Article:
FRANKFURT (Reuters) – Europe appears to have weathered a pandemic-induced recession better than many feared, a slew of indicators suggested on Tuesday, but prospects for a second wave of infections and a hard Brexit are once again raising talk of more stimulus.
Having shrunk by over a tenth last quarter, the euro zone economy is quickly regaining strength on the back of relatively resilient consumption, supported by job subsidy schemes, tax cuts and lavish stimulus from the European Central Bank.
Indeed, consumer confidence in the 19 countries sharing the euro rose to -13.9 this month from -14.7 in August, the European Commission said, a reading below its long-term trend but easily beating market expectations.
Adding to the positive news, the Ifo Institute upgraded its forecast for Germany, expecting GDP in the euro zone’s biggest economy to shrink 5.2% this year, a big improvement on its last projection for a 6.7% drop or the Bundesbank’s 7.1% forecast.
The figures suggest that unprecedented fiscal and monetary support have insulated the bloc from an unprecedented recession and households began to spend once again as most restrictions were lifted during the summer months.
Unemployment in the region has barely risen compared to some other major economies and, at 7.9%, has still not moved far from the more than 10-year low of 7.2% hit earlier this year.
Germany’s HDE retail association now expects nominal sales to grow by 1.5% this year, a sharp upward revision from its previous estimate for a 4% drop, helped by a surge in online sales and stimulus measures that have included a temporary VAT cut and cash handouts for parents.
But the good news may be unsustainable.
Investors are growing increasingly worried about surging coronavirus infections in countries like France and Spain, increasing the risk of lockdowns, a factor not captured by Tuesday’s indicators.
“We doubt this (confidence rise) will be sustained,” Melanie Debono at Capital Economic said in a note. “Further restrictions are being imposed and look set to cause consumer confidence, and perhaps household spending, to drop back in the fourth quarter.”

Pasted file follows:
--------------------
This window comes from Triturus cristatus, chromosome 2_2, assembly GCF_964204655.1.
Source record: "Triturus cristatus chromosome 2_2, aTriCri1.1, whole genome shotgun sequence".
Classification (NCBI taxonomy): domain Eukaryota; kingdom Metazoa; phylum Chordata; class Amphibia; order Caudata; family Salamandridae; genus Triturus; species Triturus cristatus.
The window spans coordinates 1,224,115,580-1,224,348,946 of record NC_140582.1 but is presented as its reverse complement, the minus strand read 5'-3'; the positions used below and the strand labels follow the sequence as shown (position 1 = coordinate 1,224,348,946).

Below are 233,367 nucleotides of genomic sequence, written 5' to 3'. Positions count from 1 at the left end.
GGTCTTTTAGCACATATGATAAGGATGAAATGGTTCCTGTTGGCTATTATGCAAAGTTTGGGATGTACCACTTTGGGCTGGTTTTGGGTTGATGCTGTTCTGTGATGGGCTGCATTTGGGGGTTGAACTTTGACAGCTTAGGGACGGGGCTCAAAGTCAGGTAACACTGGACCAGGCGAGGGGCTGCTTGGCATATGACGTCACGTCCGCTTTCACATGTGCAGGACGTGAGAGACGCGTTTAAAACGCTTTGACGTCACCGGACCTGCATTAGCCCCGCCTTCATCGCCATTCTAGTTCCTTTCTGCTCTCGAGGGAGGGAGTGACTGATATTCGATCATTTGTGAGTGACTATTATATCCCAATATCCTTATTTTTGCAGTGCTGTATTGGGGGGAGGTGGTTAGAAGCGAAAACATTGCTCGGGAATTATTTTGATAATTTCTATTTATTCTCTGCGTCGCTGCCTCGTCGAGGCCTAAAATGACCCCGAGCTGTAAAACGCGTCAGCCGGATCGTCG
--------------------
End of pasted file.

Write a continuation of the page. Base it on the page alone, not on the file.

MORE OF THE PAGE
Worries over a hard Brexit merely compound the troubles and European stocks tumbled this week as markets are now pricing a more protracted recovery with more frequent interruptions.
Indeed, many euro zone countries have reintroduced travel restrictions, forcing airlines to scale back passenger services after a relatively quick run up over the summer.
But most governments appear keen to avoid the type of hard lockdowns seen in early spring and instead opt for localised, targeted measures that allow people to maintain ordinary activities as much as possible.
Mortality is also not following the surge in infections, supporting government efforts to limit disruptions.
Still, the outlook is sufficiently murky for the ECB to make the clearest case yet for even more stimulus, perhaps as soon as the fourth quarter.
“Faced with such a sizeable downward skew (in risks), there is a strong case for our reaction function to be asymmetric, as the risks of a policy overreaction are much smaller than the risks of policy being too slow or too shy to react and the worst-case scenarios materialising,” ECB board member Fabio Panetta said.
He added that while the ECB has done a lot, the inflation outlook is not yet satisfactory as price growth is “uncomfortably” below the ECB’s aim of close to 2%.
“If we encounter shocks that compress demand and pose additional threats to price stability, our reaction function is clearly spelled out: a policy response is necessary and forthcoming,” he said.
(Additional reporting by Michael Nienaber; Editing by Andrew Cawthorne)